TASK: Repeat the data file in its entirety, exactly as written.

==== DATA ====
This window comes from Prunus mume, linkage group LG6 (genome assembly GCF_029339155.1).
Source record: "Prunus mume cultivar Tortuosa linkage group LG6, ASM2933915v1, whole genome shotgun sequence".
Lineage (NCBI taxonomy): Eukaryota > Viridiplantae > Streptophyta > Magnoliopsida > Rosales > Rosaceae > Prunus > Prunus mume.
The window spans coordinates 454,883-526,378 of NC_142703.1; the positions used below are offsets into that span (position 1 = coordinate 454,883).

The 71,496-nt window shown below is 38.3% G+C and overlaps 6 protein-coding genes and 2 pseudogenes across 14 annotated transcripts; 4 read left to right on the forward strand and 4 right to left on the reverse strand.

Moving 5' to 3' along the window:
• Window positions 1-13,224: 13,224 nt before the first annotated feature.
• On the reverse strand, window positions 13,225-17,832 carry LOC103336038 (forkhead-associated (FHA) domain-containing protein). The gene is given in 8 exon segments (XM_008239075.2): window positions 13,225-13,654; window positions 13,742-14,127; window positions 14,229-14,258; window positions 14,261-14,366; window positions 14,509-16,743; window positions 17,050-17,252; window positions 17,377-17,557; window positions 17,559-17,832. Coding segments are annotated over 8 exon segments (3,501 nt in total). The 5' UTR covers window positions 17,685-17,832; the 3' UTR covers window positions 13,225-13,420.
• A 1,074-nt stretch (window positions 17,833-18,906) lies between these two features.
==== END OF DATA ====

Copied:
This window comes from Prunus mume, linkage group LG6 (genome assembly GCF_029339155.1).
Source record: "Prunus mume cultivar Tortuosa linkage group LG6, ASM2933915v1, whole genome shotgun sequence".
Lineage (NCBI taxonomy): Eukaryota > Viridiplantae > Streptophyta > Magnoliopsida > Rosales > Rosaceae > Prunus > Prunus mume.
The window spans coordinates 454,883-526,378 of NC_142703.1; the positions used below are offsets into that span (position 1 = coordinate 454,883).

The 71,496-nt window shown below is 38.3% G+C and overlaps 6 protein-coding genes and 2 pseudogenes across 14 annotated transcripts; 4 read left to right on the forward strand and 4 right to left on the reverse strand.

Moving 5' to 3' along the window:
• Window positions 1-13,224: 13,224 nt before the first annotated feature.
• On the reverse strand, window positions 13,225-17,832 carry LOC103336038 (forkhead-associated (FHA) domain-containing protein). The gene is given in 8 exon segments (XM_008239075.2): window positions 13,225-13,654; window positions 13,742-14,127; window positions 14,229-14,258; window positions 14,261-14,366; window positions 14,509-16,743; window positions 17,050-17,252; window positions 17,377-17,557; window positions 17,559-17,832. Coding segments are annotated over 8 exon segments (3,501 nt in total). The 5' UTR covers window positions 17,685-17,832; the 3' UTR covers window positions 13,225-13,420.
• A 1,074-nt stretch (window positions 17,833-18,906) lies between these two features.